The history of the knowledge of the phenomena of life and of the organized world can be divided into two main periods. For a long time anatomy, and particularly the anatomy of the human body, was the a and ? of scientific knowledge. Further progress only became possible with the discovery of the microscope. A long time had yet to pass until through Schwann the cell was established as the final biological unit. It would mean bringing coals to Newcastle were I to describe here the immeasurable progress which biology in all its branches owes to the introduction of this concept of the cell. For this concept is the axis around which the whole of the modem science of life revolves.
Paul R. Ehrlich
[W]e conceive the Devil as a necessary part of a respectable view of cosmology. Ours is a divided empire in which certain ideas and emotions and actions are of God, and their opposites are of Lucifer. It is as impossible for most men to conceive of a morality without sin as of an earth without 'sky'. Since 1692 a great but superficial change has wiped out God's beard and the Devil's horns, but the world is still gripped between two diametrically opposed absolutes. The concept of unity, in which positive and negative are attributes of the same force, in which good and evil are relative, ever-changing, and always joined to the same phenomenon - such a concept is still reserved to the physical sciences and to the few who have grasped the history of ideas.
For so long considered a second-rate category to other writing genres, Science Fiction should be allotted its true place in literature. The reason Science Fiction is so important is because SF authors create the future. They bring through ideas, technology, and new thought, put it all down in written and spoken word, and then send it out into mass consciousness. When enough people (a critical mass) think about and truly consider the plausibility of a concept, it becomes reality. Think William Gibson, who in 1982's "Burning Chrome" coined "cyberspace". Few grasped the concept at the time, but as the internet took hold in the 1990's, we not only had a word to describe our experience, we had a definition and an understanding, as well. Coincidence?
Forgiveness was a mere noun; a fleeting concept of little importance in the grand scheme of written and spoken language, and was thereby spilt freely like cheap, overabundant wine without consequence. Yet forgive was a verb and in turn held far more potency; an action that must be genuine and consciously performed without reservation in order to fully embody the idea behind it. It was both a plea and an affirmation that could only be acknowledged as obtainable through the mutual contract of expression and acceptance between two parties of equal understanding. Enacting forgiveness was and always would be more difficult than simply declaring that the concept itself existed, and the irreversible condition of the human heart would forever ensure that such disparity would remain fact.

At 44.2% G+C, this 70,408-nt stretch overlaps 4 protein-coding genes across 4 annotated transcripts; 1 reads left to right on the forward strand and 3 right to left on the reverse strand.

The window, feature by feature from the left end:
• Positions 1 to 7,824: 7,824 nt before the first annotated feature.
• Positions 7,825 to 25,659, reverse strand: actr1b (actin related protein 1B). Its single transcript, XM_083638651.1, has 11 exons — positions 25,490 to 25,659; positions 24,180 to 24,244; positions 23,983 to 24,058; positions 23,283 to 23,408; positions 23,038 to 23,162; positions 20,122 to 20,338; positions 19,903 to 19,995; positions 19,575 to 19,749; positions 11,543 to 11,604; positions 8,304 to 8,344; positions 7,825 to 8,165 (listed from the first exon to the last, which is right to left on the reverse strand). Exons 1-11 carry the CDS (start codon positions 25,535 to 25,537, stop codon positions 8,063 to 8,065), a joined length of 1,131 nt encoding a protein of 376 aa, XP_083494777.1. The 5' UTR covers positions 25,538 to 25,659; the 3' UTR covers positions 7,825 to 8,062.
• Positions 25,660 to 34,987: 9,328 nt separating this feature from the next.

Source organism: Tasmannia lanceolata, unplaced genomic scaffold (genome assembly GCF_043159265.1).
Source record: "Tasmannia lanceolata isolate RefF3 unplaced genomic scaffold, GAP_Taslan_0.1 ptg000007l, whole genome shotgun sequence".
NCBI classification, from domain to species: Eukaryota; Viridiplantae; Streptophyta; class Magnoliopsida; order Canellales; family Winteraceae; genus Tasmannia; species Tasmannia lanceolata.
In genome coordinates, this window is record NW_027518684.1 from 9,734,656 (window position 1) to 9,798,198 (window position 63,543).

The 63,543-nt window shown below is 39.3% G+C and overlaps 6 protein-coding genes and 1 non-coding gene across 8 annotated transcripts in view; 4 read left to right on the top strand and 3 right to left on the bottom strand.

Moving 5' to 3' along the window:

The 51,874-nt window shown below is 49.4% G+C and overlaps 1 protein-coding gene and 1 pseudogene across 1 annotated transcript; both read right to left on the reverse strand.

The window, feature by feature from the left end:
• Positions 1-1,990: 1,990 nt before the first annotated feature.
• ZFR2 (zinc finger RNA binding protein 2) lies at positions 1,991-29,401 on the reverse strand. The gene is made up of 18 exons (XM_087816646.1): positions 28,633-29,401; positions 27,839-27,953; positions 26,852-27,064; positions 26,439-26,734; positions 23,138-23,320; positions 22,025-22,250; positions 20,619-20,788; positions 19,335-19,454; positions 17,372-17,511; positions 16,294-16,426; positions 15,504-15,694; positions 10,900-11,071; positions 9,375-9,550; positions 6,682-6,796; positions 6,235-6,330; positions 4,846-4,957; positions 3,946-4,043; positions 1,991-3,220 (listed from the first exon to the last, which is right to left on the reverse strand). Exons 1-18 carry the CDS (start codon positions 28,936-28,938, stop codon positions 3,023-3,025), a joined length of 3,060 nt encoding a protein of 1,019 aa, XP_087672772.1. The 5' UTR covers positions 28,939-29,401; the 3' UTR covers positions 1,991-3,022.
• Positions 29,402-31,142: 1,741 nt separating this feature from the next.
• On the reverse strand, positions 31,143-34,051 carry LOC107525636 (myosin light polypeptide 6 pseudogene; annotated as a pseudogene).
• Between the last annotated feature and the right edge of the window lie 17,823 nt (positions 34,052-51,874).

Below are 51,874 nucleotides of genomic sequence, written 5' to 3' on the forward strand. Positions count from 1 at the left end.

The concept of disease is fast replacing the concept of responsibility. With increasing zeal Americans use and interpret the assertion "I am sick" as equivalent to the assertion "I am not responsible": Smokers say they are not responsible for smoking, drinkers that they are not responsible for drinking, gamblers that they are not responsible for gambling, and mothers who murder their infants that they are not responsible for killing. To prove their point - and to capitalize on their self-destructive and destructive behavior - smokers, drinkers, gamblers, and insanity acquitees are suing tobacco companies, liquor companies, gambling casinos, and physicians.
Thomas Stephen Szasz
I find something repulsive about the idea of vicarious redemption. I would not throw my numberless sins onto a scapegoat and expect them to pass from me; we rightly sneer at the barbaric societies that practice this unpleasantness in its literal form. There's no moral value in the vicarious gesture anyway. As Thomas Paine pointed out, you may if you wish take on a another man's debt, or even to take his place in prison. That would be self-sacrificing. But you may not assume his actual crimes as if they were your own; for one thing you did not commit them and might have died rather than do so; for another this impossible action would rob him of individual responsibility. So the whole apparatus of absolution and forgiveness strikes me as positively immoral, while the concept of revealed truth degrades the concept of free intelligence by purportedly relieving us of the hard task of working out the ethical principles for ourselves.